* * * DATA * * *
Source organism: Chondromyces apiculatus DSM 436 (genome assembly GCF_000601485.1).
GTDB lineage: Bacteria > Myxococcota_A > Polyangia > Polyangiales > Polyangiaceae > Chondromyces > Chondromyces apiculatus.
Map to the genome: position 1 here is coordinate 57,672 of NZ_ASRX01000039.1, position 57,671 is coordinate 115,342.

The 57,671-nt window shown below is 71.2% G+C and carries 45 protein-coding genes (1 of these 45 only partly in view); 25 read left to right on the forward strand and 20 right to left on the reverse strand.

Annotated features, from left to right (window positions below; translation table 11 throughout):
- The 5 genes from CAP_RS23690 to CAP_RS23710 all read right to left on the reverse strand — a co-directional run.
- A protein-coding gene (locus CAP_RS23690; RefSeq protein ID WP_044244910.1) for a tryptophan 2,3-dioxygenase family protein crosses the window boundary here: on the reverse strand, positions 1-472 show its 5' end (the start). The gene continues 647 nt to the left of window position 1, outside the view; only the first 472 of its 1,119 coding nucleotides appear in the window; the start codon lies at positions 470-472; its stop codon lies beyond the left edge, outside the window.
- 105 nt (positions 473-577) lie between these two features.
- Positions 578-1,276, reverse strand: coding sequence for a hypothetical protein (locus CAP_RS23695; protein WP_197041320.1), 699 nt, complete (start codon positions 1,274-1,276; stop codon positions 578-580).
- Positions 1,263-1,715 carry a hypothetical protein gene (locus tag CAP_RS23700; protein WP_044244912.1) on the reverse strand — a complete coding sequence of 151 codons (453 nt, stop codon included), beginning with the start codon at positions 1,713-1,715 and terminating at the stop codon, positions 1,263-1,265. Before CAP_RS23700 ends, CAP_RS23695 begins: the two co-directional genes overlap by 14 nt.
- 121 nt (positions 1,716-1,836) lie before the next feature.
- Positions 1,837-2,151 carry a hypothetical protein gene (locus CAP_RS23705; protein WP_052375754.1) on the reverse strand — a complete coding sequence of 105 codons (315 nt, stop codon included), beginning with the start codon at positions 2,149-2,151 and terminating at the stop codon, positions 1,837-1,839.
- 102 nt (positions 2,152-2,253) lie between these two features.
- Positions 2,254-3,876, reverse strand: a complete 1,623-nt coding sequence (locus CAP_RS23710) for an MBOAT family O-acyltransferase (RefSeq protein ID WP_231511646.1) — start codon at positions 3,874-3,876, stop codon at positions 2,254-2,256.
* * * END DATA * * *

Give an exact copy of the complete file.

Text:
Source organism: Chondromyces apiculatus DSM 436 (genome assembly GCF_000601485.1).
GTDB lineage: Bacteria > Myxococcota_A > Polyangia > Polyangiales > Polyangiaceae > Chondromyces > Chondromyces apiculatus.
Map to the genome: position 1 here is coordinate 57,672 of NZ_ASRX01000039.1, position 57,671 is coordinate 115,342.

The 57,671-nt window shown below is 71.2% G+C and carries 45 protein-coding genes (1 of these 45 only partly in view); 25 read left to right on the forward strand and 20 right to left on the reverse strand.

Annotated features, from left to right (window positions below; translation table 11 throughout):
- The 5 genes from CAP_RS23690 to CAP_RS23710 all read right to left on the reverse strand — a co-directional run.
- A protein-coding gene (locus CAP_RS23690; RefSeq protein ID WP_044244910.1) for a tryptophan 2,3-dioxygenase family protein crosses the window boundary here: on the reverse strand, positions 1-472 show its 5' end (the start). The gene continues 647 nt to the left of window position 1, outside the view; only the first 472 of its 1,119 coding nucleotides appear in the window; the start codon lies at positions 470-472; its stop codon lies beyond the left edge, outside the window.
- 105 nt (positions 473-577) lie between these two features.
- Positions 578-1,276, reverse strand: coding sequence for a hypothetical protein (locus CAP_RS23695; protein WP_197041320.1), 699 nt, complete (start codon positions 1,274-1,276; stop codon positions 578-580).
- Positions 1,263-1,715 carry a hypothetical protein gene (locus tag CAP_RS23700; protein WP_044244912.1) on the reverse strand — a complete coding sequence of 151 codons (453 nt, stop codon included), beginning with the start codon at positions 1,713-1,715 and terminating at the stop codon, positions 1,263-1,265. Before CAP_RS23700 ends, CAP_RS23695 begins: the two co-directional genes overlap by 14 nt.
- 121 nt (positions 1,716-1,836) lie before the next feature.
- Positions 1,837-2,151 carry a hypothetical protein gene (locus CAP_RS23705; protein WP_052375754.1) on the reverse strand — a complete coding sequence of 105 codons (315 nt, stop codon included), beginning with the start codon at positions 2,149-2,151 and terminating at the stop codon, positions 1,837-1,839.
- 102 nt (positions 2,152-2,253) lie between these two features.
- Positions 2,254-3,876, reverse strand: a complete 1,623-nt coding sequence (locus CAP_RS23710) for an MBOAT family O-acyltransferase (RefSeq protein ID WP_231511646.1) — start codon at positions 3,874-3,876, stop codon at positions 2,254-2,256.